Habakkuk , one of the twelve minor prophets, of whose birth or death we know with certainty neither the time nor the place. His prophecy is variously dated by different scholars from about G30 to 590 B. C. It relates chiefly to the threatened invasion of Judea by the Chaldeans. The style is highly poetical, and the ode or prayer of the 3d chapter is probably unrivalled, not only for splendor of diction and subject, but for sublimity, simplicity, and power. See Delitzsch, Der Prophet Habakuk, ausgelegt (Leipsic, 1843), and De Habacuci Prophetoe Vita atque AEtate (2d ed., 1844).
Habersham , a N. E. county of Georgia, bordering on South Carolina, and containing the sources of the Chattahoochee, Broad, and other rivers; area, about 500 sq. m.; pop. in 1870, 6,322, of whom 949 were colored. It is traversed by branches of the Blue Ridge, between which are fertile valleys. Iron is abundant; rubies, carnelians, and occasionally diamonds have been found; and the gold mines were formerly among the richest in the state. The chief productions in 1870 were 5,409 bushels of wheat, 4,795 of rye, 132,824 of Indian corn, 5,915 of oats, 16,297 of sweet potatoes, 25,127 lbs. of tobacco, 83,241 of butter, and 79 bales of cotton. There were 695 horses, 1.354 milch cows, 2,244 other cattle, 4,729 sheep, and 7,370 swine. Capital, Clarksville.
Hackee ,.See Chipmunk.
Hackmatack , See Larch.
Haddingtonshire, Or East Lothian a county of Scotland, bordering on the frith of Forth, the North sea, Berwickshire, and Edinburghshire, or Mid-Lothian; area, 280 sq. m.; pop. in 1871, 37,770. The surface rises gradually, though with slight undulations, from the coast toward the Lammermuir hills. It is divided by the river Tyne into two nearly equal portions. The climate is heathful, but variable. The soil is in general fertile. The low lands of the north and west are extremely productive, and the districts adjoining the Lammermuir range are adapted to pasturage. The principal crops are wheat, potatoes, and turnips. Sheep and cattle are reared in the hill districts. There are no manufactures of any importance. Capital, Haddington, on the Tyne, 17 m. E. by N. of Edinburgh; pop. about 4,000.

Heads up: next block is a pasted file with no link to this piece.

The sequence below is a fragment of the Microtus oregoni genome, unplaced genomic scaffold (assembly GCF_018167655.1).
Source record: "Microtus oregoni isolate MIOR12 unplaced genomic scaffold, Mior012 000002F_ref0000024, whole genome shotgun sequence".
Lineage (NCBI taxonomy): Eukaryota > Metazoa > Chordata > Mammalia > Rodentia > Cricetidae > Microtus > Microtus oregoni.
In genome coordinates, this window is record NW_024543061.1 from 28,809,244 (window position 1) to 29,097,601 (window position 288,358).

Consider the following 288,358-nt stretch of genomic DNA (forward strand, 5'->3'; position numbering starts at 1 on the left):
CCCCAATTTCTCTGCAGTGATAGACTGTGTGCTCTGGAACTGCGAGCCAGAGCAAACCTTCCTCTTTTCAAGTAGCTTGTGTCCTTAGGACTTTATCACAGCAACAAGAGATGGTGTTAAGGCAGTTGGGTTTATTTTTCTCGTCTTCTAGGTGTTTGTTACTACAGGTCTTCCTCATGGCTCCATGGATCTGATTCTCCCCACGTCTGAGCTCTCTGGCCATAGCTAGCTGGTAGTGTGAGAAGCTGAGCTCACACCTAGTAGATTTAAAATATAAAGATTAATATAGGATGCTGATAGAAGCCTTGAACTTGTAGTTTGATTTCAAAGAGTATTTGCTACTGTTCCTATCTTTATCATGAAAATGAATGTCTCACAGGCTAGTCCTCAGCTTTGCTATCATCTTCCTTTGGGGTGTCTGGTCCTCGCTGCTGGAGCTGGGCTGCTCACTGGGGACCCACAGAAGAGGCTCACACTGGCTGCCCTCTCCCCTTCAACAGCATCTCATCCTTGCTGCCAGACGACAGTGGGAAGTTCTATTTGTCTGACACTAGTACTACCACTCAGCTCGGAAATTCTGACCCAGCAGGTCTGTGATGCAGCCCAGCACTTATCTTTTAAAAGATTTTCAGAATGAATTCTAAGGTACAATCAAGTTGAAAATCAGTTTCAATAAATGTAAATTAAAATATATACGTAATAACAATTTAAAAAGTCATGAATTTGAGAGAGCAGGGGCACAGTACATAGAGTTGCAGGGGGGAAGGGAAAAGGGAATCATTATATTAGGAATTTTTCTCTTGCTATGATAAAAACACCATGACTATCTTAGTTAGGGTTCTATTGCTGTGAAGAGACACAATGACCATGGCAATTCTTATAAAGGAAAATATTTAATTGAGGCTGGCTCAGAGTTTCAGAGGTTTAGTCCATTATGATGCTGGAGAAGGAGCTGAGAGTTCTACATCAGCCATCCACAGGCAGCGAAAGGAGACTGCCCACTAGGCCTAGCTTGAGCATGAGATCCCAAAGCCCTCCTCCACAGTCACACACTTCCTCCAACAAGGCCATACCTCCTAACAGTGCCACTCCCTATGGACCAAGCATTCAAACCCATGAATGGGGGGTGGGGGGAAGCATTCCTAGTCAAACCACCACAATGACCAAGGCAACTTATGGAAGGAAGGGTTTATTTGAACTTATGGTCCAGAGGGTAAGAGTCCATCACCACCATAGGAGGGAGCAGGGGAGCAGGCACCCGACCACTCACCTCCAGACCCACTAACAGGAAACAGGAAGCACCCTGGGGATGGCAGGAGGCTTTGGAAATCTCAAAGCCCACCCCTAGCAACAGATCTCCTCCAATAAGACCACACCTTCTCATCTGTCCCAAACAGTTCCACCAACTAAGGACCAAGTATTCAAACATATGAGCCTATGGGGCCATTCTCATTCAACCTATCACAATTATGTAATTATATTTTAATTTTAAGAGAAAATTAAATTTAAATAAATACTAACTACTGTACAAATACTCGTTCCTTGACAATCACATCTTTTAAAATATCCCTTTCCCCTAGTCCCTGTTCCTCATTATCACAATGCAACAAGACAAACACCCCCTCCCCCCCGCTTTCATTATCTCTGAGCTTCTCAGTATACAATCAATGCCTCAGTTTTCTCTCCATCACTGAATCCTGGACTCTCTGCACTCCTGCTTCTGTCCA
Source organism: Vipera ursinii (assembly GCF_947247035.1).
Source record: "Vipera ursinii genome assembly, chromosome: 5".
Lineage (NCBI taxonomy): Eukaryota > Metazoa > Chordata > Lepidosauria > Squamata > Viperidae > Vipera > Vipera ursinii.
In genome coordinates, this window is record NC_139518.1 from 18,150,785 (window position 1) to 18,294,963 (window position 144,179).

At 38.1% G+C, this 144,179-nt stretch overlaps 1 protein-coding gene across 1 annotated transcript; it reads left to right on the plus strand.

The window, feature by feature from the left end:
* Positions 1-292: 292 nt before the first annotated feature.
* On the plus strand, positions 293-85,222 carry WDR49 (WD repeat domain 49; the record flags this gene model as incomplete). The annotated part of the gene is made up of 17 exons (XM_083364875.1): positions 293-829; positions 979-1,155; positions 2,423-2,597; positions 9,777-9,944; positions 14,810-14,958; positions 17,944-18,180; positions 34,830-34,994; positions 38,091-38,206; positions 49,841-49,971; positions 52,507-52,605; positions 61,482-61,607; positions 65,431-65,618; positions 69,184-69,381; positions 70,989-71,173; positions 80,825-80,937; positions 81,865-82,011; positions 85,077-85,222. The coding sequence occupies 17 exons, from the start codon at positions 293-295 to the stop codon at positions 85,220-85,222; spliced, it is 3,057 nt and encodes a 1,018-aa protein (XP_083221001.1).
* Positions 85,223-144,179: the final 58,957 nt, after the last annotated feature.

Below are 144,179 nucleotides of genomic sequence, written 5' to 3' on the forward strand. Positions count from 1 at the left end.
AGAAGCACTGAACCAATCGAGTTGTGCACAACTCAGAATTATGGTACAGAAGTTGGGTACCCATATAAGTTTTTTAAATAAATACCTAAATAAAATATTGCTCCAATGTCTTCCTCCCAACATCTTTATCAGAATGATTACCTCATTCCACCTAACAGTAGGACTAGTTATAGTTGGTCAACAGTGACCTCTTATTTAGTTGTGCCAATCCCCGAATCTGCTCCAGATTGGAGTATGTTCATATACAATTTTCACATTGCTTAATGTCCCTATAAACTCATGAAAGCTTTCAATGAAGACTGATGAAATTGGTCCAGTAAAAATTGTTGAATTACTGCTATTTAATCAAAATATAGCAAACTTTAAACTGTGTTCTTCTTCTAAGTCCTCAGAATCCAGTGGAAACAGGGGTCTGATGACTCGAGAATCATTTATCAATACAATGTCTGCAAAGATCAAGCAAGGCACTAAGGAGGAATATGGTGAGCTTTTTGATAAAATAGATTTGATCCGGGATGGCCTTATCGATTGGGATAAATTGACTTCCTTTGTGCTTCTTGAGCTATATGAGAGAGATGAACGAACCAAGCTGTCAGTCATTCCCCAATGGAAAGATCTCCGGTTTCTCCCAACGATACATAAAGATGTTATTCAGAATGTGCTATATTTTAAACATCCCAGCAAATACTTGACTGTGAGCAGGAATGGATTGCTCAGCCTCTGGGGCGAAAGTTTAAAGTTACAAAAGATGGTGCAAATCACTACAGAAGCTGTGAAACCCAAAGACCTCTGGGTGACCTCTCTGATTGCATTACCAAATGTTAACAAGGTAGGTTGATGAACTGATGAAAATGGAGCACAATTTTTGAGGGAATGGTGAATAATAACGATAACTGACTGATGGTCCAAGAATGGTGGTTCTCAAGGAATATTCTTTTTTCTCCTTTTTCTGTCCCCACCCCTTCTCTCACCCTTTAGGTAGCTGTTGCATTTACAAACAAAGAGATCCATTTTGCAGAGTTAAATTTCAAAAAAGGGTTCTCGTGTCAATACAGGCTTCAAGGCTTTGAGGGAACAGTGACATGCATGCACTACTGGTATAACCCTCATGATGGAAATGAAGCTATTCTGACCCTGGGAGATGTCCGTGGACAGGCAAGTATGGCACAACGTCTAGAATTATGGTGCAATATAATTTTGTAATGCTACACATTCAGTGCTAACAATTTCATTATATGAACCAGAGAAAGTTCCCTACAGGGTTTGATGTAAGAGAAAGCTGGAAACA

Hades , (Gr. in Grecian mythology, a name originally given to the king of the lower or invisible world, but afterward applied to the infernal regions, while the king came to be known as Pluto. Hades was a place of darkness, the residence of Pluto and Proserpine, and the abode of the dead. Its gates were kept closed, that no shade might escape to the world of light, and were guarded by the terrible many-headed dog Cerberus.
Hadersleben , (Danish, Haderslev), a city of Prussia, in the province and 52 m. N. of the city of Schleswig, on the Hadersleben fiord, a small arm of the sea connecting with the Little Belt; pop. in 1870, 8,259. It consists of an old and a new town, and has a normal school, gymnasium, hospital, and a monument to Luther. There are several breweries and distilleries, and a glove factory. The harbor is only adapted for small vessels, The outer harbor is at the custom house of Stevelt. Hadersleben was formerly an imperial city, the seat of a bishop before the reformation, and had a strong castle. In the first Schleswig-Holstein war the city was occupied by the Germans April 9,1849, and in the second, Feb. 14, 1864.